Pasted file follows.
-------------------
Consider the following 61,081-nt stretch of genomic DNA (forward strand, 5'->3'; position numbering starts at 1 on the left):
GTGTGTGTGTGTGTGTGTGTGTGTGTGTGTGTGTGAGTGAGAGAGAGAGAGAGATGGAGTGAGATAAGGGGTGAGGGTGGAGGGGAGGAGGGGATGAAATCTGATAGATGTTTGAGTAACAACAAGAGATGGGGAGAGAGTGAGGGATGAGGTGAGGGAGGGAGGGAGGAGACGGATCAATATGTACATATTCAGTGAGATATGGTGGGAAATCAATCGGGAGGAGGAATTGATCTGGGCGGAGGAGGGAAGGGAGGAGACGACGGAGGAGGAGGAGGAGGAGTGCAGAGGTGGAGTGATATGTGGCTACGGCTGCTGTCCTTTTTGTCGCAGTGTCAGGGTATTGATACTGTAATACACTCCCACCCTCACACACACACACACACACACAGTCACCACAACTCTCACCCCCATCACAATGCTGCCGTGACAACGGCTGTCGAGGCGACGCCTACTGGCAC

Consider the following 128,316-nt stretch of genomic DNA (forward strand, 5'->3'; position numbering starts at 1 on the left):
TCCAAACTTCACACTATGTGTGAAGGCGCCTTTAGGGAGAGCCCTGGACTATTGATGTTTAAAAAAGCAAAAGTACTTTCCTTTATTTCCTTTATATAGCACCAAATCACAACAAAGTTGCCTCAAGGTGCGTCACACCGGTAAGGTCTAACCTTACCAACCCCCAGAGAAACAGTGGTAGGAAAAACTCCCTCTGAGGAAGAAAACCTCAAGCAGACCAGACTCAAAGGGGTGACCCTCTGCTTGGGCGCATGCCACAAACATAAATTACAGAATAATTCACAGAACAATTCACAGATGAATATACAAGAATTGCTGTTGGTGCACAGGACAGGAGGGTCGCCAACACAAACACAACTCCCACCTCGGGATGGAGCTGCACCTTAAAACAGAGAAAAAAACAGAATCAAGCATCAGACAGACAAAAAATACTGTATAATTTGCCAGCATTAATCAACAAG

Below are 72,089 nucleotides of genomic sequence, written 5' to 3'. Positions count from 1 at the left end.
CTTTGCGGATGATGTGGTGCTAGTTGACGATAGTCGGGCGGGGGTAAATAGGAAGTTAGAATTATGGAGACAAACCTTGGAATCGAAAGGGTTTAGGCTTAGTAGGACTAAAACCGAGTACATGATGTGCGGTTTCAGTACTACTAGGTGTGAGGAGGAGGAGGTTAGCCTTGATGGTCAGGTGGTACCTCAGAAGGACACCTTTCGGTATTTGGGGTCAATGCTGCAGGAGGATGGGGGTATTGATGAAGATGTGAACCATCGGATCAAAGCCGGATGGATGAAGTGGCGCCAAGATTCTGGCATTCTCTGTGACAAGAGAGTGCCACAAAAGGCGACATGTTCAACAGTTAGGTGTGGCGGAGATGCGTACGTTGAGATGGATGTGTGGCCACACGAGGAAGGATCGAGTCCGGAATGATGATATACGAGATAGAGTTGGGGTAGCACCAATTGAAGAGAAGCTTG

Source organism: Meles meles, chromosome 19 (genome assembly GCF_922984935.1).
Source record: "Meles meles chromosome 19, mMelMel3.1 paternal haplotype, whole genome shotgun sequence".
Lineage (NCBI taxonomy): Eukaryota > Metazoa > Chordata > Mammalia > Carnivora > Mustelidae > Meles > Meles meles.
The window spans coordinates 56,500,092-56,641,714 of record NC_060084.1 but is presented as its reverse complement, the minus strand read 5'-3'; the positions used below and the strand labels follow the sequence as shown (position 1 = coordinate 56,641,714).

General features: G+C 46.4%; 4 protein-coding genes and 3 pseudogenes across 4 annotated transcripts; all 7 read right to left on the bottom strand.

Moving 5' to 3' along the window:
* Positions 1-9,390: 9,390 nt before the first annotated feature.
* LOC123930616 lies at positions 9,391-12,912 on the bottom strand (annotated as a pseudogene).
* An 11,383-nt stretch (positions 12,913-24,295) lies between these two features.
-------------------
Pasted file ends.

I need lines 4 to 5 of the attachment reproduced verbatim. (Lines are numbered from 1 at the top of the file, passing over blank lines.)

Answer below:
TCCAAACTTCACACTATGTGTGAAGGCGCCTTTAGGGAGAGCCCTGGACTATTGATGTTTAAAAAAGCAAAAGTACTTTCCTTTATTTCCTTTATATAGCACCAAATCACAACAAAGTTGCCTCAAGGTGCGTCACACCGGTAAGGTCTAACCTTACCAACCCCCAGAGAAACAGTGGTAGGAAAAACTCCCTCTGAGGAAGAAAACCTCAAGCAGACCAGACTCAAAGGGGTGACCCTCTGCTTGGGCGCATGCCACAAACATAAATTACAGAATAATTCACAGAACAATTCACAGATGAATATACAAGAATTGCTGTTGGTGCACAGGACAGGAGGGTCGCCAACACAAACACAACTCCCACCTCGGGATGGAGCTGCACCTTAAAACAGAGAAAAAAACAGAATCAAGCATCAGACAGACAAAAAATACTGTATAATTTGCCAGCATTAATCAACAAG

Below are 72,089 nucleotides of genomic sequence, written 5' to 3'. Positions count from 1 at the left end.